Georgia Ballot Access Laws (Mostly) Overturned

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Feb 022017

One thing that bothers me about Democrats and their self-praise in regards to voting rights is that they have done more than the Republicans to suppress ballot access by third parties. Not that the Republicans haven’t done their fair share (it benefits both ol’ boys after all). There’s some good news on that front today: The 11th Circuit of Appeals upheld that Georgia’s Egregious and Unconstitutional Ballot Access Laws Are Indeed Unconstitutional:

The one-sentence ruling, by a unanimous three-judge panel of the 11th U.S. Circuit Court of Appeals, adopted the “well-reasoned opinion” issued last March by U.S. District Judge Richard Story in Atlanta. Story had significantly lowered the number of signatures required for third-party candidates to petition to get on Georgia’s presidential ballot — from tens of thousands [approximately 51k] to 7,500.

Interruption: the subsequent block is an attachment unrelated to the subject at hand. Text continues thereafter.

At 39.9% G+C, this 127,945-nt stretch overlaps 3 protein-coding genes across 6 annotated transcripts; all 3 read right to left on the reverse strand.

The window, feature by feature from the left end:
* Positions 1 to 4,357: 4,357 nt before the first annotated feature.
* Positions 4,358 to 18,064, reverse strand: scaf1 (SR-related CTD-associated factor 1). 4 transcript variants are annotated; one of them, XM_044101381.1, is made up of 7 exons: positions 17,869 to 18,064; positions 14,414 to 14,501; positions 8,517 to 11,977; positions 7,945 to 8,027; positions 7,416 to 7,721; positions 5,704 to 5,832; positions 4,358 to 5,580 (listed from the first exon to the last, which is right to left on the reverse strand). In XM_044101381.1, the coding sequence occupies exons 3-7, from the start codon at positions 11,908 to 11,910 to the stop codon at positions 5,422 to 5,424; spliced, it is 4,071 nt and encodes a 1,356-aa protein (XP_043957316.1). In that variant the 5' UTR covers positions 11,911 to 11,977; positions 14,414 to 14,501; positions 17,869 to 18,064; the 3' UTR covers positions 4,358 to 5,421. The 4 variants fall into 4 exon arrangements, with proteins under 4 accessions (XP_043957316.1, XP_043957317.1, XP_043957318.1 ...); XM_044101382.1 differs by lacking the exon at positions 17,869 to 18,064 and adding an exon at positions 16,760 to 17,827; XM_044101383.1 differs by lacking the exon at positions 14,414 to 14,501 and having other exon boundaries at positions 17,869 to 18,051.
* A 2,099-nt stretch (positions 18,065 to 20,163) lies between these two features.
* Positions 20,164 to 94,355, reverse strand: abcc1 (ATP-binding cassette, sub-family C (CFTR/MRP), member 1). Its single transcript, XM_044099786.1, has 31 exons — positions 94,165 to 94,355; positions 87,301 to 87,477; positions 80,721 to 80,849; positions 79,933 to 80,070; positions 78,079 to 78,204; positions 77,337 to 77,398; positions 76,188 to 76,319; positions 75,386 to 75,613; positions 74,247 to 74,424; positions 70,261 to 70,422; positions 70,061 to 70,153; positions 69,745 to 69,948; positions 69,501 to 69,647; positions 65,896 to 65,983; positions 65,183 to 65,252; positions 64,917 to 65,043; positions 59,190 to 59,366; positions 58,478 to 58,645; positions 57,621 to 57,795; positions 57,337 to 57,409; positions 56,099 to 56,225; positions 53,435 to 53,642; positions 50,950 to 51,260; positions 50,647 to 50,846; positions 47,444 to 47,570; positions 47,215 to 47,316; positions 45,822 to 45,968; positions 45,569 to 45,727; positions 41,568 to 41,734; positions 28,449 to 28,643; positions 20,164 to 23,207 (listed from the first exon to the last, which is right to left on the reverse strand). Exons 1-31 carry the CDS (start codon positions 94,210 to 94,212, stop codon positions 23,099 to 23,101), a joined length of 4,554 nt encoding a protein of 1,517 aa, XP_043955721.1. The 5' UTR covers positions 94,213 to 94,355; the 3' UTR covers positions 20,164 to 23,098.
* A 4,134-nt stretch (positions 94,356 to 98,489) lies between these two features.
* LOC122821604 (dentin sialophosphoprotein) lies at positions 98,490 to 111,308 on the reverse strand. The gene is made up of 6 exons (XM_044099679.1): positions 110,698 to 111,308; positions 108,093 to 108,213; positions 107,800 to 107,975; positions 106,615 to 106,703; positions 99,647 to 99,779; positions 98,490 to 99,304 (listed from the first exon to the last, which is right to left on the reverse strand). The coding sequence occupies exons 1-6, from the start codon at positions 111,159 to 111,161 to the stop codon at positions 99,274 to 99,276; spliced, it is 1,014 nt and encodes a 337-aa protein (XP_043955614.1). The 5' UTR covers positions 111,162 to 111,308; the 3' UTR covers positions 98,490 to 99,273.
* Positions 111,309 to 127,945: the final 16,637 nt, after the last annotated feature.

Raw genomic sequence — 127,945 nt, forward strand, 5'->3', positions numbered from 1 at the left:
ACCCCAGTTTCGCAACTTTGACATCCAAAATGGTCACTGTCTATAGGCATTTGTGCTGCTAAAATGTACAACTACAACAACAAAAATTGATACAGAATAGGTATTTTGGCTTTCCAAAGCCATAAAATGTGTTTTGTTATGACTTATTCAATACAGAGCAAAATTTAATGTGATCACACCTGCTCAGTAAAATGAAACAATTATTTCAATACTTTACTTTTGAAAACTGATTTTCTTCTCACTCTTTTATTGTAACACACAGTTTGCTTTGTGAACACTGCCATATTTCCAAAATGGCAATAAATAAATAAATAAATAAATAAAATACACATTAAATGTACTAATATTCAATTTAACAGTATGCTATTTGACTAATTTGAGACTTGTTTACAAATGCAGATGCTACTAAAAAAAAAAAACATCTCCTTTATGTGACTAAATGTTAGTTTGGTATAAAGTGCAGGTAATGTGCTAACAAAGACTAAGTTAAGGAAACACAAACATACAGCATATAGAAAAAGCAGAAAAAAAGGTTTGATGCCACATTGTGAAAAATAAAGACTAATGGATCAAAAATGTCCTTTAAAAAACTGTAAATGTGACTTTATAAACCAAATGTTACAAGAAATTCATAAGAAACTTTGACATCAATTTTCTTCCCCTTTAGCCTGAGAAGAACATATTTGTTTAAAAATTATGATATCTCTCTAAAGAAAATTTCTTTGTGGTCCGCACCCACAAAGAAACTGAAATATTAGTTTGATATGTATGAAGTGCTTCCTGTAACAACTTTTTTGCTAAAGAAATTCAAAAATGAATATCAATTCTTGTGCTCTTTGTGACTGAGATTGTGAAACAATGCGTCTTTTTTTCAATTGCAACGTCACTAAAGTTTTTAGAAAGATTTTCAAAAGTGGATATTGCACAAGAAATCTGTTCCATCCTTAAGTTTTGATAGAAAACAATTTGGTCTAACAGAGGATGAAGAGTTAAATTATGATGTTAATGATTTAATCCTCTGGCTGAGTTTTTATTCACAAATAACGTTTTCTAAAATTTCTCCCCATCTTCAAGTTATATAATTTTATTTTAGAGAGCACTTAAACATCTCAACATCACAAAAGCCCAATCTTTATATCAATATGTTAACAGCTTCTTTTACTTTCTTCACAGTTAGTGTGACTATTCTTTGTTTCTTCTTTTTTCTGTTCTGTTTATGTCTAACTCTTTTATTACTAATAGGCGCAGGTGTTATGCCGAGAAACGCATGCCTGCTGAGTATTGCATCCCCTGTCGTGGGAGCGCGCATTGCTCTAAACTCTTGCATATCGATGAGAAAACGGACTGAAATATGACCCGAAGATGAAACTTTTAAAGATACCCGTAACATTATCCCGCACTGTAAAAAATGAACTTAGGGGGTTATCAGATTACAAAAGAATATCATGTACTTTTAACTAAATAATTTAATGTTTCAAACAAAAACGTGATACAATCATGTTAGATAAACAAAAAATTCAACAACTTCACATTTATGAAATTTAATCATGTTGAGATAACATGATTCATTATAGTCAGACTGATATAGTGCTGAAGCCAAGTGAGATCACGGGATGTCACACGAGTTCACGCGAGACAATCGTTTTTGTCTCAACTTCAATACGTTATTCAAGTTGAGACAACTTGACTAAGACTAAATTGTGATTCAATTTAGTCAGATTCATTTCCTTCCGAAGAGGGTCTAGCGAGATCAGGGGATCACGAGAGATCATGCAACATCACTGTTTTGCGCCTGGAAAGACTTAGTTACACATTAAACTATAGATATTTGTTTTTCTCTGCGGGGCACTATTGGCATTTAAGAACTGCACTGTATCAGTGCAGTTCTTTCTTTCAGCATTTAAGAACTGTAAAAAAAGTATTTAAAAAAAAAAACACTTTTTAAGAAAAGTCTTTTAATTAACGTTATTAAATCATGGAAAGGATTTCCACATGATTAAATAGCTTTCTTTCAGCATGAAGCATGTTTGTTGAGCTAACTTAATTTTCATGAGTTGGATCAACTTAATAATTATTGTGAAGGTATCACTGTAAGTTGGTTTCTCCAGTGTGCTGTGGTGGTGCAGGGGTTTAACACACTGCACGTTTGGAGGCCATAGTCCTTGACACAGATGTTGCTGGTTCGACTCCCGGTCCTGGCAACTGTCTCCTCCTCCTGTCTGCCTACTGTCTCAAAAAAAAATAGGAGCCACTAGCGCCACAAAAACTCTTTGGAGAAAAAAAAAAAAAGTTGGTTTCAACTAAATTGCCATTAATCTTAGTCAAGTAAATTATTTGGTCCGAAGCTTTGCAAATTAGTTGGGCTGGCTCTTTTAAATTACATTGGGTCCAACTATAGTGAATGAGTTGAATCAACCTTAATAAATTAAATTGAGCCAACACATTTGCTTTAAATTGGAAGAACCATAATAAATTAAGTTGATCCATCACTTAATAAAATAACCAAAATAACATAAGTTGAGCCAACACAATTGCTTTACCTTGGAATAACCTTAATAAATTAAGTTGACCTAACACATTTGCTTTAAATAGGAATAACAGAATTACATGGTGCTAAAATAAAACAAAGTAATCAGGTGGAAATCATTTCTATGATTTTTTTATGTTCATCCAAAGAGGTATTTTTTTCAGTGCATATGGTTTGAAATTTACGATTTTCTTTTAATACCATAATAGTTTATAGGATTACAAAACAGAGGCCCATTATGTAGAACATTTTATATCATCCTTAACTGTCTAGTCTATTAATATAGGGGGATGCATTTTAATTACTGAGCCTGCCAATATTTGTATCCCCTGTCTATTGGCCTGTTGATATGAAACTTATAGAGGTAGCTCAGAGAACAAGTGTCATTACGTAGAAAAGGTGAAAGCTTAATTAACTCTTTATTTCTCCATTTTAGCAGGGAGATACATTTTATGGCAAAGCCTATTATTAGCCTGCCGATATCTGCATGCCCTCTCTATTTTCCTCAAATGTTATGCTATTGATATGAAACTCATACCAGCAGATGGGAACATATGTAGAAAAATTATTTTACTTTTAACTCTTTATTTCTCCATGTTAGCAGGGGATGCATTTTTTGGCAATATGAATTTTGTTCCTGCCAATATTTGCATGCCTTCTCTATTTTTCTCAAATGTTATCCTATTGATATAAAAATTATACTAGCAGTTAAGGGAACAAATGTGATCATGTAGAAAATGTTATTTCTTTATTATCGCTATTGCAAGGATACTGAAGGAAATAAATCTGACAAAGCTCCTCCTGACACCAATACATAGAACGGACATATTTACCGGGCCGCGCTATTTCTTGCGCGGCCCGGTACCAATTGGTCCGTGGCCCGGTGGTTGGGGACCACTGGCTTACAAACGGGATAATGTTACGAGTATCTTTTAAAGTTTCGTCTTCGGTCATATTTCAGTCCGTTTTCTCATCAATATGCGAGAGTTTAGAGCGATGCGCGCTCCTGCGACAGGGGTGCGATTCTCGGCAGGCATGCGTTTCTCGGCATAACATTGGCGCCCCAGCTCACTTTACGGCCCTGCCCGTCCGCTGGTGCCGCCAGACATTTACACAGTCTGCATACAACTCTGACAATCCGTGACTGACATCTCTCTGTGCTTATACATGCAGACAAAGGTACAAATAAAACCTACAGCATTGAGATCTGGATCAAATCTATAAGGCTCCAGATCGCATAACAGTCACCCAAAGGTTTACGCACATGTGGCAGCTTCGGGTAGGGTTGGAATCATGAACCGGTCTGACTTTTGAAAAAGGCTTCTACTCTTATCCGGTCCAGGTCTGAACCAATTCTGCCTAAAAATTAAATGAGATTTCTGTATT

The ruling has a nice side-effect in that it lifts restrictions in Florida as well that curiously enough went unenforced from 2011 until August of 2016, just in time to keep “…Gloria La Riva, Evan McMullin, and Thomas Hoefling off the Florida ballot, with no warning.”

Georgia appears to be planning an appeal; my hope is that the Supreme Court will take up the case and strike down absurd ballot access restrictions across the country so that we can have freer elections in 2018. I mean, who cares if you can vote, if you have no options at the ballot box?